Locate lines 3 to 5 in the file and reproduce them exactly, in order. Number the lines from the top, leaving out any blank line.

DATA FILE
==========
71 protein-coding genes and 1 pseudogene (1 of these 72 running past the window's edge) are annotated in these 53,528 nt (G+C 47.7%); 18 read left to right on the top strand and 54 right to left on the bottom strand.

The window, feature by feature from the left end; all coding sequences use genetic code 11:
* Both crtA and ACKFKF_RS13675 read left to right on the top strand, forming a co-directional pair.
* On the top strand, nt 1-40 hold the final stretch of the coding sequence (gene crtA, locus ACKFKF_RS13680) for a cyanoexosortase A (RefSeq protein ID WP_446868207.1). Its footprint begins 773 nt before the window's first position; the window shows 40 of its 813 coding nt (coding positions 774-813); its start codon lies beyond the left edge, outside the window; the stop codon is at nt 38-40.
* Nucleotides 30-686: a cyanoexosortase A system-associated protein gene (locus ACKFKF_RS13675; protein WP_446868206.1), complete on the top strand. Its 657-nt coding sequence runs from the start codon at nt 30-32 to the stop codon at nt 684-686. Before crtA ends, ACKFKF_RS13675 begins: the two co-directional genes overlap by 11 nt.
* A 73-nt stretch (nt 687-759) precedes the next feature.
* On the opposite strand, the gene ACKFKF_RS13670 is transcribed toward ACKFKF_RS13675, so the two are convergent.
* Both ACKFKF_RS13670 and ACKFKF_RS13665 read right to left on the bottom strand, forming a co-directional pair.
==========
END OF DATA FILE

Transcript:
* Both crtA and ACKFKF_RS13675 read left to right on the top strand, forming a co-directional pair.
* On the top strand, nt 1-40 hold the final stretch of the coding sequence (gene crtA, locus ACKFKF_RS13680) for a cyanoexosortase A (RefSeq protein ID WP_446868207.1). Its footprint begins 773 nt before the window's first position; the window shows 40 of its 813 coding nt (coding positions 774-813); its start codon lies beyond the left edge, outside the window; the stop codon is at nt 38-40.
* Nucleotides 30-686: a cyanoexosortase A system-associated protein gene (locus ACKFKF_RS13675; protein WP_446868206.1), complete on the top strand. Its 657-nt coding sequence runs from the start codon at nt 30-32 to the stop codon at nt 684-686. Before crtA ends, ACKFKF_RS13675 begins: the two co-directional genes overlap by 11 nt.